Tim Lucey, Chief Executive, Cork County Council; Cllr Danny Collins, Mayor of the County of Cork; An Taoiseach Micheál Martin; Valerie O’Sullivan, Cork County Council Divisional Manager South Cork; Peter Walsh, Chief Executive of Transport Infrastructure Ireland (TII) and Padraig Barrett, Cork County Council Director of Service Roads and Transportation at the opening of the Macroom Bypass. Photo: Brian Lougheed

'They healed their wounds’

A Cork County Councillor has called for the new roundabout servicing the Macroom bypass to be named after the “forgotten” and “omitted” women of the War of Independence.

Speaking at Monday’s full meeting of Cork County Council, Fianna Fáil’s Gobnait Moynihan proposed the new roundabout at Coolcower be named the Cumann na mBan Roundabout.

Cumann na mBan was a mobilised women’s paramilitary group formed to support the Irish volunteers in their fight for independence between 1914 and 1921.

Cllr Moynihan told the council that no history of the War of Independence would be complete without mentioning the part played by Cumann na mBan. She said: “Cumann na mBan should occupy an honoured part of the Irish history. They were an integral part of the Irish volunteer body.

“They gave clothing and food to men on the run, they minded them, they healed their wounds and bandaged them and kept them going after ambushes.

“They also concealed guns under clothing. There’s an awful lot of talk about the Macroom hooded cloak, and it was that cloak that was used to hide the guns as these women walked past the Macroom barracks.”

Cllr Moynihan added that one of the most valuable and dangerous contributions made by Cumann na mBan was their intelligence gathering.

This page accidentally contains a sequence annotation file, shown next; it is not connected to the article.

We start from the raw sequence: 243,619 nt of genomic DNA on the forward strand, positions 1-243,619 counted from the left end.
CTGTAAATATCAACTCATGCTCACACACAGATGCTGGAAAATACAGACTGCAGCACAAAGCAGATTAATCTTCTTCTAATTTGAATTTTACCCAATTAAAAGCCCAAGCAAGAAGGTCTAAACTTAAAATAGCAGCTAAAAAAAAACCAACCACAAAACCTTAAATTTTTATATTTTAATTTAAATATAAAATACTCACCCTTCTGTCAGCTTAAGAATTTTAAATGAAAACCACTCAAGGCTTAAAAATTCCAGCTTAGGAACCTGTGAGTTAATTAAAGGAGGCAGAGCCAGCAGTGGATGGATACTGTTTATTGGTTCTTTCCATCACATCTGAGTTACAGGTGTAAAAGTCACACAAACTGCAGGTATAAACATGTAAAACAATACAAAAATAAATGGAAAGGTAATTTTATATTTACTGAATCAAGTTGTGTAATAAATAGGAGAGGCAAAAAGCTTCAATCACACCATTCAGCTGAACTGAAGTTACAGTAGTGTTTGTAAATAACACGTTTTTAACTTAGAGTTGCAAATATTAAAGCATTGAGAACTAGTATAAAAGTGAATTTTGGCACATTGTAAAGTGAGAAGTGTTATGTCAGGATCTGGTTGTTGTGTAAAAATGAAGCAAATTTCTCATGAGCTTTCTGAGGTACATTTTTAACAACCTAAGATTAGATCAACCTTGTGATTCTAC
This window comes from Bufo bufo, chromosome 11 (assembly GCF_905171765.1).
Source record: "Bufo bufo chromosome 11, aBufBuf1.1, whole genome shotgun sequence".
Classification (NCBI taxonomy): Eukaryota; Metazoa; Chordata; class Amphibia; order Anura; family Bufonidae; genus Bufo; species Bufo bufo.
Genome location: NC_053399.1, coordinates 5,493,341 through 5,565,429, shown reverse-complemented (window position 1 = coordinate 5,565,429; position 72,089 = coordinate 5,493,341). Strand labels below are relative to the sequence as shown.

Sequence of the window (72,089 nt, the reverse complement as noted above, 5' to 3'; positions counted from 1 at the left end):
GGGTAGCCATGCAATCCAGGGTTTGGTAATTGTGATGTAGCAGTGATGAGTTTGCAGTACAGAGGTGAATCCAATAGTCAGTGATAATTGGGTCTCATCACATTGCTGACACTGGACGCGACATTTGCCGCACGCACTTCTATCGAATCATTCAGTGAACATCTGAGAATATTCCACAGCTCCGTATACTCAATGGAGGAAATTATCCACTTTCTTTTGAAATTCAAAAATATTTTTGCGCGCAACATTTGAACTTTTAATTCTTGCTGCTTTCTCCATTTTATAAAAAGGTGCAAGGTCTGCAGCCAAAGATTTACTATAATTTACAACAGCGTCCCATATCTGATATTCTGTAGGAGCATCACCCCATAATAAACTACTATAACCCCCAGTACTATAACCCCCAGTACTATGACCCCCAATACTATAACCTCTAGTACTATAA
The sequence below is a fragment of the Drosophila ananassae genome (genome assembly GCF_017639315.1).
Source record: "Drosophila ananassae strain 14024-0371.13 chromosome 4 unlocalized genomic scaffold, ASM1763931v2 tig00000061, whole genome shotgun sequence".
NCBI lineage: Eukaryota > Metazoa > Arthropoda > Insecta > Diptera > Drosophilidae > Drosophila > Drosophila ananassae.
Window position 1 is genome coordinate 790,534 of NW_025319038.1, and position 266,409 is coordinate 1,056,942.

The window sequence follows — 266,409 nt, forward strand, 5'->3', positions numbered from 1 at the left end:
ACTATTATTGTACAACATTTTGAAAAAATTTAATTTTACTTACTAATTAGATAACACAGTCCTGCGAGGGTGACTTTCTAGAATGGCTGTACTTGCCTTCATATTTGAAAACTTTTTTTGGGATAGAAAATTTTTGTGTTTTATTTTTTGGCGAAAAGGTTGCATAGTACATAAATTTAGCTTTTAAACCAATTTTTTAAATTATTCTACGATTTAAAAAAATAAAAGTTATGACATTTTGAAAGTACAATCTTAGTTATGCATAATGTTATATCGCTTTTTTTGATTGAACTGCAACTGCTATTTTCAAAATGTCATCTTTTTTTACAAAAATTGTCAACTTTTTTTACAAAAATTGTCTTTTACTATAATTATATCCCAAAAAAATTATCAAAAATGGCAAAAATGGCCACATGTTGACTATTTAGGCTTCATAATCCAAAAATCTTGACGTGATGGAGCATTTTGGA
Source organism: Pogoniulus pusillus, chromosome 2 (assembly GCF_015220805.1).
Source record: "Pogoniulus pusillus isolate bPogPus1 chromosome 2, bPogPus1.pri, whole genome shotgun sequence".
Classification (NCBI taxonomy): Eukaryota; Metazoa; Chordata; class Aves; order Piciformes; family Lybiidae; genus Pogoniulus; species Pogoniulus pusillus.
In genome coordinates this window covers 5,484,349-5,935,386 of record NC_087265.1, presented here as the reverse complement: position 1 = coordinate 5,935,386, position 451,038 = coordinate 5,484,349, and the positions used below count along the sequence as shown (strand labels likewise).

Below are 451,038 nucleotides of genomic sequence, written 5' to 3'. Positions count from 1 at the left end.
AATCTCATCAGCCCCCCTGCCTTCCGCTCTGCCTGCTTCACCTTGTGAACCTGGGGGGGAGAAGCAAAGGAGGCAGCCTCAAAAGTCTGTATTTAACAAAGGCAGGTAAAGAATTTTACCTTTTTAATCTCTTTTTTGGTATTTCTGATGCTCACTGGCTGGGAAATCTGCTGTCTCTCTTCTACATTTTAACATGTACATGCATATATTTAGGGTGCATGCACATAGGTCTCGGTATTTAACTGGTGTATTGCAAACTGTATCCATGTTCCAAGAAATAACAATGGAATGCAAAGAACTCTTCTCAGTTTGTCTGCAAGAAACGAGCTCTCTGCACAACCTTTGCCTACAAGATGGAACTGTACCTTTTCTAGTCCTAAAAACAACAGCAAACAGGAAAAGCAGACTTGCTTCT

“They gathered information at shops, hotels, railway carriages, markets – they gathered information about the enemies’ movements and conversations and noted them and passed them on. This played a significant part in saving lives,” said the councillor.

Ms Moynihan’s proposal was well met amongst elected member with Cllr Gearoid Murphy suggesting the council name the roundabout “here and now”.

A written response from Padraig Barrett, Director of Services, Roads & Transportation at Cork County Council, said the proposal would be assessed together with other naming proposals for new junctions on the N22 Baile Bhuirne to Macroom Road Development Scheme, including Coolcower.

“Such assessment may include public consultation in the area and will be agreed by and with the members of the Macroom Municipal District in due course,” wrote Mr Barrett.

Macroom Cllr Michael Creed added that, while he was confident the Macroom Municipal District will have the final say, the roundabout will still become known as the Coolcower Roundabout by locals.